Life Gets In The Way: A Lesson on Grit
Right now almost all of us are trying to overcome so many obstacles due to COVID-19. I have found that training your brain to be positive and using good old fashion grit can get me through almost anything. Read an excerpt from my upcoming book, Life Get’s in the Way, that is due out later this year:
"Running gave me the attention the youngest child craves. But remember, along with that attention comes rebellion. I swear (and I don’t swear), if I were in high school now and did just one of the things I did when I was younger, I probably would be in juvee. Thank God (and I’m not religious either), it was the seventies and you could get away with a lot as long as your parents didn’t find out. Our generation was probably more afraid of our parents than the police. At one point my parents threatened to pull me out of Glen Ridge High School and send me to Point Pleasant Boro High School, the Jersey shore town where my parents owned a summer home. It’s not a coincidence that I’m sharing some of these stories now that my parents are deceased.
For many growing up is not easy, and I was no exception. Not only was I in the shadow of my four talented sisters, but I was also the daughter of a great football player and coach. My dad was a man who played in the era of leather helmets and coached at a time when an adult had the authority to discipline, and was respected for it, a man who was inducted into the High School Coaches’ Hall of Fame alongside Vince Lombardi.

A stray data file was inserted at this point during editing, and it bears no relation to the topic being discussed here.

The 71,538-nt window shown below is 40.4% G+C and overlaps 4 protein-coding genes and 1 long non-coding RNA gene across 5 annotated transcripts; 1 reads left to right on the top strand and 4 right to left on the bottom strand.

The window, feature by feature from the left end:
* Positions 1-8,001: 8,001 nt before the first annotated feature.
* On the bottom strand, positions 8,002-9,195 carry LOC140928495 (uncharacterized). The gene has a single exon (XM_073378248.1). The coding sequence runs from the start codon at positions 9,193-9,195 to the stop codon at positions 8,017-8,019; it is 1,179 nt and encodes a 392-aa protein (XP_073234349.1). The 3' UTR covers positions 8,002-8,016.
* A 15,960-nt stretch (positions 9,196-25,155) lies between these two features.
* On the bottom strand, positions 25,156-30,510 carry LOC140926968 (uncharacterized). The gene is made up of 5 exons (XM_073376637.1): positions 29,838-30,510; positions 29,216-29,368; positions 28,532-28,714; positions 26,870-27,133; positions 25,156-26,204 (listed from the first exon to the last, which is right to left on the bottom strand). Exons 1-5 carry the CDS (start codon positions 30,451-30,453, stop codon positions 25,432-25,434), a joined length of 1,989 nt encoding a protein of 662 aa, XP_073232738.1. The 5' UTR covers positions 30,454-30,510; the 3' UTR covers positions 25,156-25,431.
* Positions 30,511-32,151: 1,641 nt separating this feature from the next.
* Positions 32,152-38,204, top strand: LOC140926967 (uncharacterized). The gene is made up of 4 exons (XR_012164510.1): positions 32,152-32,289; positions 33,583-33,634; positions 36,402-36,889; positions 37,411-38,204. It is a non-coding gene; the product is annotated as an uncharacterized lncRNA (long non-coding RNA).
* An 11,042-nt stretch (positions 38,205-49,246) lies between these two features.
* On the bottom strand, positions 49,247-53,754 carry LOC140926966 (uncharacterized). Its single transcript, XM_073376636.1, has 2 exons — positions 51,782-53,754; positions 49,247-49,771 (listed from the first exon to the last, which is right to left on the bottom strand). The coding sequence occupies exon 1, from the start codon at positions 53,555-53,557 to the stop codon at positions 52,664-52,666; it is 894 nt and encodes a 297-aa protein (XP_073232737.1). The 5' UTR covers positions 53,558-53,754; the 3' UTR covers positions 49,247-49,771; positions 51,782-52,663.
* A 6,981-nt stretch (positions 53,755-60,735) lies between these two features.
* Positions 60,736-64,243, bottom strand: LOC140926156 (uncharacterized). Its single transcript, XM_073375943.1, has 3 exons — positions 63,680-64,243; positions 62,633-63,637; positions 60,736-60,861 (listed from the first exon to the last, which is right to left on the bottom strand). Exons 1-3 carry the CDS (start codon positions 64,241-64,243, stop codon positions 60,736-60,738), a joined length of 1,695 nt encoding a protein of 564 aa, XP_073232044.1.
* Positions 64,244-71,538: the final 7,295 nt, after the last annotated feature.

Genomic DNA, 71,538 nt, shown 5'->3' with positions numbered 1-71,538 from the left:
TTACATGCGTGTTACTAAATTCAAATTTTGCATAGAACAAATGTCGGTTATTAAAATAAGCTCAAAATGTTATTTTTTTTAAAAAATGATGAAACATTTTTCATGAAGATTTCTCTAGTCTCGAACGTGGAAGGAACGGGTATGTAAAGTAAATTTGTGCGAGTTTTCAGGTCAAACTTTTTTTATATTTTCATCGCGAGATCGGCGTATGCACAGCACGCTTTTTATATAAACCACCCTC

I can thank my mother, who modeled in her twenties, for my legs, but I thank my father for giving me the grit to use them. That grit gets me through every obstacle I encounter, whether I have chosen that hurdle or it is thrown out before me. Grit is the power to turn the switch in your brain so it puts your body into another gear. Grit is what makes you tough. I trained my brain to be tough. That gave me grit. You can use grit in sports, and you can use grit in any adverse situation you need to get through. In high school I used this grit running races, as well as running from the police once or twice. Now I channel this grit into tower running, health issues, and tough mental situations.
When using grit enough times, it becomes an instinct. At the age of ten, grit got me to pedal my bike home a mile with the bottom of my foot slit wide open and bleeding from the base of my toes to the heel. A year later I instinctively used grit to save my life when I fell off the end of the jetty into the Atlantic Ocean. I just clawed my way back up the slippery algae with the rough waves slamming my body between the rocks. I didn’t say to myself, “It’s time to use grit.” I just made it happen. When your brain is trained, you can turn the switch in your head and your body will obey.
I have to thank my father for not raising any “daddy’s little girls.” In fact, I was an accident, and was my parent’s last hope for a boy. I was even named after my father, Salvatore . No, my real name is not Salvatore, but the closest feminine version to it. It’s no wonder my biggest fantasy was not to be a prima ballerina, but to be a kicker in the NFL. Maybe that’s in part due to the fact I was the only child who wasn’t given dance lessons.”
COVID-19 is getting in the way of life as we knew it, but it doesn’t have to get in the way of our life now. We must readjust our way of thinking and doing. Do not look at the past, do not worry about the future, concentrate on making now better. My book, Life Gets in the Way, is about making any adverse situation better using a positive mindset and grit.